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Dream as if you'll live forever and live as if you'll die today
by Jozef Imrich
The month of July seemed to be peppered with special birthdays. The Australian based Webdiary (Webdiary) celebrated a berry (sic) colourful birthday and in Amerika (sic) Radical Reference (RR) Librarians were also raising a toast to a different kind of altruistic movement.
Walt Disney and his pioneering spirit would be proud of these movements which honor his visions and not just his initials: If you can DREAM it, you can DO it. Abbie Hoffman summed up the dreams along the following lines:
Six years ago Webdiary and RR were just dreams, however, slowly at first, and now in growing numbers from kitchen tables to non-profit organizations to corporate boards, citizens are turning away from the politics of bickering and division and working out a new politics - a politics of creative problem-solving. A politics of providing various public interest inspired choices and options to a multitude of complex issues.
Webdiary tends to come up with solutions to public issues that are thoughtful enough, clever enough, and inclusive enough, to bring people and factions together. The real solutions to problems like the recent policy on detention centres were brewing on Webdiary for many months.
The strength of phenomena like Webdiary is in the ways they encourage us to be as many-sided as we really are -- practical and visionary, mature and imaginative, sensible and creative, all at once. Some describe this sort of activities as radical middle politics. It is an attitude, an impulse, a mood shaped and re-shaped by characters like Vaclav Havel, who was among the first to tear down the wall and breathe new life into Prague’s Second Spring.
Mother Teresa, who encouraged people to open their hands if they wanted to be held, created a radical vision for the new middle:
Our vision, then, is like a map that shows our destination. Once we know we want to go, we can work backwards, figuring out what roads to take to get us safely to our destination. After we know which way we wish to go, things start to happen. Without a map, or vision, we cannot predict our future, but with a map, we become seers. We can see into the future because we knowingly create it. However, as the Slavic saying goes, Vision without action is a daydream and action with without vision is a nightmare.
After all, action without vision is action for action's sake. It is misdirected, for it doesn't take us where we wish to go.
Often we define ideas or concepts by what they are yet rarely we define them by what they are not. So if you see politicians blaring half-truths at each other in the mainstream media - or demonstrators marching with simplistic slogans - then you know you are very far from the radical middle.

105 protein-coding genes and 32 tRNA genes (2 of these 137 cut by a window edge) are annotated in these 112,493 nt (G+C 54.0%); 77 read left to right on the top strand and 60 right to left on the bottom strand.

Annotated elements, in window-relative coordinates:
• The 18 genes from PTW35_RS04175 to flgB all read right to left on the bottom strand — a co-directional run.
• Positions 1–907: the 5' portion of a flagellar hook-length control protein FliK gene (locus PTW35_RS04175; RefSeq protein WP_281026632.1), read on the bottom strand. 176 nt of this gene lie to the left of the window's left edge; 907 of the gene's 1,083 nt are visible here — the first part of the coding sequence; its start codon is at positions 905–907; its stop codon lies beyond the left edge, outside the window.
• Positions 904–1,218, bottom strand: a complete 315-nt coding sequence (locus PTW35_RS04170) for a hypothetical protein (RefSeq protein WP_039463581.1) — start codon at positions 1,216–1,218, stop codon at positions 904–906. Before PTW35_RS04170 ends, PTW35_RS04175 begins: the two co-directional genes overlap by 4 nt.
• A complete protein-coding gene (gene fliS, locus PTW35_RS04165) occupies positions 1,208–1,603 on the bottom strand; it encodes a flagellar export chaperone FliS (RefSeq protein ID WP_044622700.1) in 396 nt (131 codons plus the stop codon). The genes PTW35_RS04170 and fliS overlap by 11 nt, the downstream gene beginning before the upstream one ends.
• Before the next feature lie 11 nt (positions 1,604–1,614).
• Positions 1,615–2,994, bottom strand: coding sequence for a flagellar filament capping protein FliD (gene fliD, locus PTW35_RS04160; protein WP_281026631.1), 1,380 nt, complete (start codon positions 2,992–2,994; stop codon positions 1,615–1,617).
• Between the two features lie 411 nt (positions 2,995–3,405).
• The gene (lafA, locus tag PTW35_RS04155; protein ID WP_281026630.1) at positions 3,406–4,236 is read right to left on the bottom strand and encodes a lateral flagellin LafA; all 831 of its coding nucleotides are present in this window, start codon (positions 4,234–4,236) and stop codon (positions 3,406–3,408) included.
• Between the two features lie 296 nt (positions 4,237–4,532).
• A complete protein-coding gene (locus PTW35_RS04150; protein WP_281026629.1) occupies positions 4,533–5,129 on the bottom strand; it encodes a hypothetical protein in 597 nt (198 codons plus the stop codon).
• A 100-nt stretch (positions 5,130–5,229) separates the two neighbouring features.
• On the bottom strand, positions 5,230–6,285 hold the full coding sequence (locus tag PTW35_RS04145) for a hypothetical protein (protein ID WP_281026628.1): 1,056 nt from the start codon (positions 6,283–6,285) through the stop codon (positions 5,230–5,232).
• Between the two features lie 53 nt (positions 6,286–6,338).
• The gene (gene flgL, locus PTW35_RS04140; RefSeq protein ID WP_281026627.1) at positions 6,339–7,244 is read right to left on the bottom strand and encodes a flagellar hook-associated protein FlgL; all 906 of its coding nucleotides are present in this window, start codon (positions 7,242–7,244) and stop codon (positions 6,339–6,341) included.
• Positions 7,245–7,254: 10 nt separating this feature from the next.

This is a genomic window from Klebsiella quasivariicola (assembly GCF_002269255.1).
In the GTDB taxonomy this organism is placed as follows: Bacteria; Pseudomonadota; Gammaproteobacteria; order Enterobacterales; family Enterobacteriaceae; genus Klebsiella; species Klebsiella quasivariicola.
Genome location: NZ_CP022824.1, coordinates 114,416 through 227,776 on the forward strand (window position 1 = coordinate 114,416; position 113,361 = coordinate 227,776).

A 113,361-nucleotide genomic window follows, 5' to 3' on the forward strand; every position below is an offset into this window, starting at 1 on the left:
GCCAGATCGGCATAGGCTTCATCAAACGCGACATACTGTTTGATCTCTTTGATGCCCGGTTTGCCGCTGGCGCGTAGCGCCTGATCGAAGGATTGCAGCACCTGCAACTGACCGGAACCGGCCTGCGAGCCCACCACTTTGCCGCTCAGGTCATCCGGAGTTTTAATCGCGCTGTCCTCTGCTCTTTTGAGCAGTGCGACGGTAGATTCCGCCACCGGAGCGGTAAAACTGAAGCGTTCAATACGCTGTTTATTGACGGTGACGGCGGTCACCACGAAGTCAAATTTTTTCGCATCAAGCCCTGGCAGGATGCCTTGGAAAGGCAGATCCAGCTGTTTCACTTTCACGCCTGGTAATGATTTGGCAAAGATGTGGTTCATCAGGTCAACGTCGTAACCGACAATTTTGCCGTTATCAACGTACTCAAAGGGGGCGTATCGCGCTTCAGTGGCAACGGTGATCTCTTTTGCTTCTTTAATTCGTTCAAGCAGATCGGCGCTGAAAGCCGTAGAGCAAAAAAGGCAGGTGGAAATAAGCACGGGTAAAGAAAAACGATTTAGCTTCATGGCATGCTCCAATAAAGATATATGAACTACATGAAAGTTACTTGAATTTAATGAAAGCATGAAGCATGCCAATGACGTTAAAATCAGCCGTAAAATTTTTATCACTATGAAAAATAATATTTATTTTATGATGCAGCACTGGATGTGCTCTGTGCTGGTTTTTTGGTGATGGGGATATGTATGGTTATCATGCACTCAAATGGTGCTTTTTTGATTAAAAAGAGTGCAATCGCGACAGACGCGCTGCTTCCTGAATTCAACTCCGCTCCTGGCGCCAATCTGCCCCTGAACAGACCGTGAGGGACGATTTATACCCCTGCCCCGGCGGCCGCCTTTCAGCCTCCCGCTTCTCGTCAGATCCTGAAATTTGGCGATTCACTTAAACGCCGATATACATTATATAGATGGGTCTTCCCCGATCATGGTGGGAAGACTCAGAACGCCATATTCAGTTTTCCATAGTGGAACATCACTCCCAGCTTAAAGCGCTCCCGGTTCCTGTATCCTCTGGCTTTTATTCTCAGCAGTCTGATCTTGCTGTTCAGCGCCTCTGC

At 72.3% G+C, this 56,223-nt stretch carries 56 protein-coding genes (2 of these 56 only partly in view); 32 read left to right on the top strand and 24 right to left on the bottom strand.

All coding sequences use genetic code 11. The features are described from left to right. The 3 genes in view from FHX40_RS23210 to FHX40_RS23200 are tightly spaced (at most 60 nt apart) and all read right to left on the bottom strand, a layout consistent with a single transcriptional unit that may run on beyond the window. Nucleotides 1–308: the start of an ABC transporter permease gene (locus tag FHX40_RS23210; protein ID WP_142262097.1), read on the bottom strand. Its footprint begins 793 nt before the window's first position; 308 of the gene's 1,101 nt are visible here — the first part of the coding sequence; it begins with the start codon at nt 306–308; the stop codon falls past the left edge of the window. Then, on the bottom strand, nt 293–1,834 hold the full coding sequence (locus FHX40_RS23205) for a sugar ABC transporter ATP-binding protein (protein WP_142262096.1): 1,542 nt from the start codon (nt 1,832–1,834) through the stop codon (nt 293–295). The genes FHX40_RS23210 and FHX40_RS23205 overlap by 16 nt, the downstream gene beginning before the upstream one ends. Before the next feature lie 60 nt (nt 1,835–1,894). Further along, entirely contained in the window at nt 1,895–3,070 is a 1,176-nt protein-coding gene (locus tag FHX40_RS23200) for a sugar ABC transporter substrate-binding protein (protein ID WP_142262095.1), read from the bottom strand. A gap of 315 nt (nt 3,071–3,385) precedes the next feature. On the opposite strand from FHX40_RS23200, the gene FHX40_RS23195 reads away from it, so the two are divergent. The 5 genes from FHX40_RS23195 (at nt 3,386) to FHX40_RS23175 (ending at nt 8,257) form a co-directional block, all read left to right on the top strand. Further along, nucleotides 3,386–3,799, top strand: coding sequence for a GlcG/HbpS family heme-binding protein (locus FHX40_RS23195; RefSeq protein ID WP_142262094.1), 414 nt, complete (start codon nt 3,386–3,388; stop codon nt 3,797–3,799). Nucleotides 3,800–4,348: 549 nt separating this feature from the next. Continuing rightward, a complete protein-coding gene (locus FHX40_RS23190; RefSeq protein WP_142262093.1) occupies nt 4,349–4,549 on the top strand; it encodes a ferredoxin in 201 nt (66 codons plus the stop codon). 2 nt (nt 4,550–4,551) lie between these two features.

The Velvet Revolution gave birth to a grace known as forgiveness. Peaceful movements show that ideas and actions do not need to end up in the ‘mushy middle’ where there's no direction or principle.
When a political playwright or a community activist addresses a problem in our community - and instead of scapegoating government or business proposes a solution to the problem that might involve working with Mayors such as Clover Moore or the business community - then you’re seeing radical middle politics first hand. Because the radical middle is not about kicking government or business or union for the sake of cheap political football. It is about learning to listen to everyone, learning to work with everyone, and learning to build on everyone’s best insights.
Show me any reasonable citizen who would let Jim Hightower's one-size-fits-all corporate greed have a final say on any Industrial Relations legislation?
To succeed, though, Webdiary needs efforts of all caring citizens. As Edward Abbey rightly pointed out, “Society is like a stew. If you don't keep it stirred up, you get a lot of scum on top.”
Most people at Webdiary are bold as well as reasonable enough to want idealism without illusions - a fresh and hopeful vision that doesn’t fall into the trap, as many right wing heartless beasts do. On the other hand, Havel has also issued a warning to the leftists who tend to be fond of looking back to chestnuts from the counter-culture of the Sixties and Seventies, such as soviet economics or neo-anarchist democracy or a wildly optimistic view of human nature.
We need a politics that’s ‘radical’ in the sense that it addresses fundamental public policy issues in ways that are honest and creative - but ‘middle’ in the sense that it doesn’t aspire to overthrow entrepreneurial spirit or representative democracy.
Webdiary to me is all about maximising choices for every Australian. Webdiary is about peace, grace, joy, and love. No wonder so many posts mention Iraq and Detention Centres.
Thoughtful pioneers like the Austrian-Amerikan Peter Drucker tell us that in this world capital isn't scarce, but vision is.
Many individuals are living complicated lives now - few of us have moved through life in a straight line. I think many of us would benefit from trying to gather and synthesise the difficult political lessons we’ve learned over the courses of our lives. Let’s hope that the rise of knowledge workers and the creative class represents more than a change in lifestyle - a change in communicating and thinking.
The whole history of the progress of human liberty shows that all concessions yet made to her august claims have been born of earnest struggle. If there is no struggle there is no progress.
Those who profess to favour freedom, and yet deprecate agitation, are people who want crops without ploughing up the ground. They want rain without thunder and lightning and they want the ocean without the awful roar of its many waters: